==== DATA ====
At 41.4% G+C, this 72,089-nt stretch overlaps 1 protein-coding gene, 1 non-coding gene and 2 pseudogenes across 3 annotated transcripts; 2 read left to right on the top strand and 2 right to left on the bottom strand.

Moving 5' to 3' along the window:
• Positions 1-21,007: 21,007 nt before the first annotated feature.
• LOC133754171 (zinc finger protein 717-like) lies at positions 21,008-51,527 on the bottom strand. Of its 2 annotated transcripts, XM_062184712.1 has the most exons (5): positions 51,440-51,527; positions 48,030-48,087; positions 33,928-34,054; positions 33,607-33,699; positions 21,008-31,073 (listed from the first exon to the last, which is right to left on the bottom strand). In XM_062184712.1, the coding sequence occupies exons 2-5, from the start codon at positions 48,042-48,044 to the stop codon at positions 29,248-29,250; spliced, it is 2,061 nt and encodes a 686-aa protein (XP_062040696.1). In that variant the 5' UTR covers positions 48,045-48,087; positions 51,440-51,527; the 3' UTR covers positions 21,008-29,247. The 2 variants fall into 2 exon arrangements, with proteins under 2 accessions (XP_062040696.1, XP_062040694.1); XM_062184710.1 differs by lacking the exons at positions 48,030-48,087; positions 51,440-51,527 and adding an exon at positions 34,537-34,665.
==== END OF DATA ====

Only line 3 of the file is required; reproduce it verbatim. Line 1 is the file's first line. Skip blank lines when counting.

• Positions 1-21,007: 21,007 nt before the first annotated feature.